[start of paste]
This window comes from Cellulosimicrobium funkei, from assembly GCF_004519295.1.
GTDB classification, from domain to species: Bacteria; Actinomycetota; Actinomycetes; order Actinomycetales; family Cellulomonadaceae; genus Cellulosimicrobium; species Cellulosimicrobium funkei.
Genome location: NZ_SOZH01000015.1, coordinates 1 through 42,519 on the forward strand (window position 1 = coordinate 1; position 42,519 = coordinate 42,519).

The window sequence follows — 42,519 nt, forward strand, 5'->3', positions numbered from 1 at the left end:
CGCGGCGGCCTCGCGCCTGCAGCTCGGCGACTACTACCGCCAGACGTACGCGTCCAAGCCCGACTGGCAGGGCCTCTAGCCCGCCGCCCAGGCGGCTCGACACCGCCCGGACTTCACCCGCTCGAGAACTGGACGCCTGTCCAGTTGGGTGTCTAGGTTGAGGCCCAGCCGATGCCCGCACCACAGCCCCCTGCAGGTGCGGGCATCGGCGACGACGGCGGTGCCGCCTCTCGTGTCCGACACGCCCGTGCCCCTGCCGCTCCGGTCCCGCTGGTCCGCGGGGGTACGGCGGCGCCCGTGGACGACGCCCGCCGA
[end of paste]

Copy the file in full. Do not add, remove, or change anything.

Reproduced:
This window comes from Cellulosimicrobium funkei, from assembly GCF_004519295.1.
GTDB classification, from domain to species: Bacteria; Actinomycetota; Actinomycetes; order Actinomycetales; family Cellulomonadaceae; genus Cellulosimicrobium; species Cellulosimicrobium funkei.
Genome location: NZ_SOZH01000015.1, coordinates 1 through 42,519 on the forward strand (window position 1 = coordinate 1; position 42,519 = coordinate 42,519).

The window sequence follows — 42,519 nt, forward strand, 5'->3', positions numbered from 1 at the left end:
CGCGGCGGCCTCGCGCCTGCAGCTCGGCGACTACTACCGCCAGACGTACGCGTCCAAGCCCGACTGGCAGGGCCTCTAGCCCGCCGCCCAGGCGGCTCGACACCGCCCGGACTTCACCCGCTCGAGAACTGGACGCCTGTCCAGTTGGGTGTCTAGGTTGAGGCCCAGCCGATGCCCGCACCACAGCCCCCTGCAGGTGCGGGCATCGGCGACGACGGCGGTGCCGCCTCTCGTGTCCGACACGCCCGTGCCCCTGCCGCTCCGGTCCCGCTGGTCCGCGGGGGTACGGCGGCGCCCGTGGACGACGCCCGCCGA